The government is asking a federal court to dismiss a lawsuit from an atheist who wants to bar the saying of a prayer at President George W. Bush's inauguration (search), calling the practice widely accepted and more than 200 years old, according to a court filing released Monday.
Michael Newdow (search), best known for trying to remove "under God" from the Pledge of Allegiance (search), filed suit last month in the U.S. District Court for the District of Columbia. He said the use of a prayer is unconstitutional.
Newdow said that two ministers delivered Christian invocations at Bush's first inaugural ceremony in 2001, and that plans call for a minister to do the same before Bush takes the oath of office again on Jan. 20.
Prayers at presidential inaugurals and legislative sessions go back to 1789, the government said. "There is no reason to reverse course and abandon a widely accepted, noncontroversial aspect of the inaugural ceremony," it said.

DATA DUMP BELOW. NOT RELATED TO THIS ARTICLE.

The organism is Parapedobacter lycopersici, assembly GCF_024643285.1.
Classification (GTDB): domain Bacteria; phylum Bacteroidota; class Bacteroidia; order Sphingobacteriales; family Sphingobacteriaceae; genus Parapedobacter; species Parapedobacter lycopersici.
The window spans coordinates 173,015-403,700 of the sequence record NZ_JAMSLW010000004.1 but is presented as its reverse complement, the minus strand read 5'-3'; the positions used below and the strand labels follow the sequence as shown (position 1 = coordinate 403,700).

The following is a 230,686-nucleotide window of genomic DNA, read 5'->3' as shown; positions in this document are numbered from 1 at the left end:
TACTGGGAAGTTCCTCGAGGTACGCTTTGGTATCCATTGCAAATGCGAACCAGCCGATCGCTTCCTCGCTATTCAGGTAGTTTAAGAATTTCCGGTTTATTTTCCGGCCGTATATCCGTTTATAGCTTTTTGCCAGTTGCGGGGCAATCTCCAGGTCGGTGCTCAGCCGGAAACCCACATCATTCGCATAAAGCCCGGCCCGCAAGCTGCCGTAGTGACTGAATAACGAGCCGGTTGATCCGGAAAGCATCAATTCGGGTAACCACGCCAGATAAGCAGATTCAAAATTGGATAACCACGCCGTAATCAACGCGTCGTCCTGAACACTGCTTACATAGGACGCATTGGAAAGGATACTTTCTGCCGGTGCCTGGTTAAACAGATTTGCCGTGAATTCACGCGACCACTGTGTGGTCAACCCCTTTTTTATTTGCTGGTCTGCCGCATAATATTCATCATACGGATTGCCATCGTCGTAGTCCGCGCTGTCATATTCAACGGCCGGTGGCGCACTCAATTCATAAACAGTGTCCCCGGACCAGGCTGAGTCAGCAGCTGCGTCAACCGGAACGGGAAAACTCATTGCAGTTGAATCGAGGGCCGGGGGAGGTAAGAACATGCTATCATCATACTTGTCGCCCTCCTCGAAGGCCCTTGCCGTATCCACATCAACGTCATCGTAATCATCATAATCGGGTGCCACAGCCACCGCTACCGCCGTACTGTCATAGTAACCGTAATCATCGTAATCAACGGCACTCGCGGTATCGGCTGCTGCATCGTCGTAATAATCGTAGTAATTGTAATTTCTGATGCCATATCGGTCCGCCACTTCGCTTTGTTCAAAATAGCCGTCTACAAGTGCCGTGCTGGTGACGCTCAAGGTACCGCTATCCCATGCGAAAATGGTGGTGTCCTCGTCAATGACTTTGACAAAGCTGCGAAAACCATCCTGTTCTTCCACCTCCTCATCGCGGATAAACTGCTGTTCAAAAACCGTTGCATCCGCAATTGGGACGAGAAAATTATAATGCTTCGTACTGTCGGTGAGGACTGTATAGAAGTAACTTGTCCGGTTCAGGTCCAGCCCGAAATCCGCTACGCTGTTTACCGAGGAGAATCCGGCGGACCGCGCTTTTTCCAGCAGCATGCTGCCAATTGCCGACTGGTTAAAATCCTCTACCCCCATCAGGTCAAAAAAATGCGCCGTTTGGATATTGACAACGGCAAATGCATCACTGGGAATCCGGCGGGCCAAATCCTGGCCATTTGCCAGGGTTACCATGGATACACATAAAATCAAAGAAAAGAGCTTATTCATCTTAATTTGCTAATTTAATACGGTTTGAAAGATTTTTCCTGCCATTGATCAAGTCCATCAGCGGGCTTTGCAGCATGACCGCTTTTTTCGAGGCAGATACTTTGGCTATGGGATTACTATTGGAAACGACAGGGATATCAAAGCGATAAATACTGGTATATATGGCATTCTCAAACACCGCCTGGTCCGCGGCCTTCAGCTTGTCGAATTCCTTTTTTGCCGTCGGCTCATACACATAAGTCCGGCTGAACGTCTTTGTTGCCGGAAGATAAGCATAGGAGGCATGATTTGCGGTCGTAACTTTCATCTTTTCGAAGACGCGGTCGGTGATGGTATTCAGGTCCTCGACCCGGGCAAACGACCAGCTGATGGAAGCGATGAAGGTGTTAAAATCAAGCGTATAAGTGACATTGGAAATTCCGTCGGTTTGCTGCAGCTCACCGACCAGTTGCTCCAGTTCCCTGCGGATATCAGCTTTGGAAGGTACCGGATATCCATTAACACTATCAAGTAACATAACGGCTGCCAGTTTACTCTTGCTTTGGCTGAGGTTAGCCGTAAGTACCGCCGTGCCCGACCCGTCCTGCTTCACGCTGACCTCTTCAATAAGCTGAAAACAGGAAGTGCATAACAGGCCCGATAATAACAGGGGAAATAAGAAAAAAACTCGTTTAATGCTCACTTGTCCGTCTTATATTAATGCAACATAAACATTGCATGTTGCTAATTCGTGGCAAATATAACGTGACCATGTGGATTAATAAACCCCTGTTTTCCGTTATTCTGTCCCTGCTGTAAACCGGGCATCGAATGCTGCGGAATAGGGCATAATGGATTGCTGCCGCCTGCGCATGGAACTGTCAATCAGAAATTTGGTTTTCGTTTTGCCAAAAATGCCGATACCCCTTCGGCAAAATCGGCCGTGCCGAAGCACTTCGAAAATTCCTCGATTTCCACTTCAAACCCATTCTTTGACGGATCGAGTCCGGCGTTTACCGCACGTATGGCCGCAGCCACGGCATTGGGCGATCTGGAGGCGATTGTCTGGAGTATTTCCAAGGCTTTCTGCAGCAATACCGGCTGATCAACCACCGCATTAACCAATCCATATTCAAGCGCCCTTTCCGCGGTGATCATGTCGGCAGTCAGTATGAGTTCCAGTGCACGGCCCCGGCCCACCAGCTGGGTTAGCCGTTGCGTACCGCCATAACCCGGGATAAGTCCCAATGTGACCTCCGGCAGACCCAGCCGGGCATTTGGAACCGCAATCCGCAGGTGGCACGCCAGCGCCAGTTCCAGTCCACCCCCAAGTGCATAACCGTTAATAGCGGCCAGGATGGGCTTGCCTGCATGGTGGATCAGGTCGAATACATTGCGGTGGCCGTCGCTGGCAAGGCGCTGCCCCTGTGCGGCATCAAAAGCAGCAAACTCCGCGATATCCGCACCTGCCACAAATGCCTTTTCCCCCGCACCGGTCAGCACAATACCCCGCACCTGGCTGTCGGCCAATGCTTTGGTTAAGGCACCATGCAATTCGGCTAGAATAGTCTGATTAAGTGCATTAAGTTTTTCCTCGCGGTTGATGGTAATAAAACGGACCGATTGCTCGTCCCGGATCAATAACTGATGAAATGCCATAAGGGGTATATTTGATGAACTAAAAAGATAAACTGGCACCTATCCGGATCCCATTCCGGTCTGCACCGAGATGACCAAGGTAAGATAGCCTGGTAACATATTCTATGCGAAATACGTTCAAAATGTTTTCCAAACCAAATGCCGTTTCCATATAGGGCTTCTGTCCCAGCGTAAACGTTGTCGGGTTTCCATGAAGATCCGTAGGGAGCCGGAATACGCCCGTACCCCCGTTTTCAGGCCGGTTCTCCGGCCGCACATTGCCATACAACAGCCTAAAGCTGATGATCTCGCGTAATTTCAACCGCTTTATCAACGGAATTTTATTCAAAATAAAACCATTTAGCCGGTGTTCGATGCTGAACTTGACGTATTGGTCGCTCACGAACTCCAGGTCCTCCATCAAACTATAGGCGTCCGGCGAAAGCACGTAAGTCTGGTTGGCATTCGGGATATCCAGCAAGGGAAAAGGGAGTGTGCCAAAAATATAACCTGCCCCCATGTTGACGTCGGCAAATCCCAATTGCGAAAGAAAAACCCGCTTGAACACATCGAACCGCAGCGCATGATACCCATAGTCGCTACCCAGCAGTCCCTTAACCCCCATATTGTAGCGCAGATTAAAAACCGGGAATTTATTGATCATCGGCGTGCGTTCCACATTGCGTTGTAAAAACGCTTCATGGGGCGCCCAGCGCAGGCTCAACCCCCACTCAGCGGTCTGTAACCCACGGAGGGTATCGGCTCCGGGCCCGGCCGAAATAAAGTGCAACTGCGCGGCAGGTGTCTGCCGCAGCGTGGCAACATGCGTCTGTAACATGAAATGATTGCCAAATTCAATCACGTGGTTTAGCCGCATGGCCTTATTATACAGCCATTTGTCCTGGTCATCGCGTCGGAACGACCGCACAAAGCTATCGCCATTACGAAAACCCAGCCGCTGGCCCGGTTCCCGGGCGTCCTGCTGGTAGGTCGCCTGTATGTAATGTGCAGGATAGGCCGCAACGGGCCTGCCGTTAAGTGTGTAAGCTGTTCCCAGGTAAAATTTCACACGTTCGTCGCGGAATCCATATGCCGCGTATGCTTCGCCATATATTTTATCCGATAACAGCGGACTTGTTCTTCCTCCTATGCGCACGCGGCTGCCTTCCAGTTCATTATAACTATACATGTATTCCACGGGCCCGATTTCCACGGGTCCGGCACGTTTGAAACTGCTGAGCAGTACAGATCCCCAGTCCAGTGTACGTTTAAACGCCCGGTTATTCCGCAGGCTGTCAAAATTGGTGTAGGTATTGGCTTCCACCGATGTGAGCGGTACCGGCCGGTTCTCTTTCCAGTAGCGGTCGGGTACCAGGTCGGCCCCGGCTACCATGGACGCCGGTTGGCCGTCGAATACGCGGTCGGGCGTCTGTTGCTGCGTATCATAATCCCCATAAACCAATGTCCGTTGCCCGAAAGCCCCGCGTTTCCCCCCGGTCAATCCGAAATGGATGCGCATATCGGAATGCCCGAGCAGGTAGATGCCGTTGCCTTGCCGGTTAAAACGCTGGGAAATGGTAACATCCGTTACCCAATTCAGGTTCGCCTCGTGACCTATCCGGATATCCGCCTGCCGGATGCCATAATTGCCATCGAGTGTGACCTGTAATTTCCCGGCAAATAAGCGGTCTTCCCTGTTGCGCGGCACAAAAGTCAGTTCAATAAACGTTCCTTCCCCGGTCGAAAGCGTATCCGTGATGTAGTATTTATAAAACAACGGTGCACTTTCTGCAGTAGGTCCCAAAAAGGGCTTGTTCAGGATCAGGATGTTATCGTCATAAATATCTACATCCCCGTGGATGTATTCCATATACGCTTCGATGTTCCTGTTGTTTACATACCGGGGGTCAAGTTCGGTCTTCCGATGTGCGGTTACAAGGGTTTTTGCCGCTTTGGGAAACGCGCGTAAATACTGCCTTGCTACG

Last year, the San Francisco-based 9th U.S. Circuit Court of Appeals (search) tossed the same lawsuit, saying Newdow did not suffer "a sufficiently concrete and specific injury."
He won the pledge case more than two years ago before the same appeals court, which said it was an unconstitutional blending of church and state for public school students to pledge to God.
In June, however, the Supreme Court said Newdow could not lawfully sue because he did not have custody of his elementary school-aged daughter, on whose behalf he sued, and because the girl's mother objected to the suit.
Newdow refiled the pledge suit in Sacramento federal court last week, naming eight other plaintiffs who are custodial parents or the children themselves.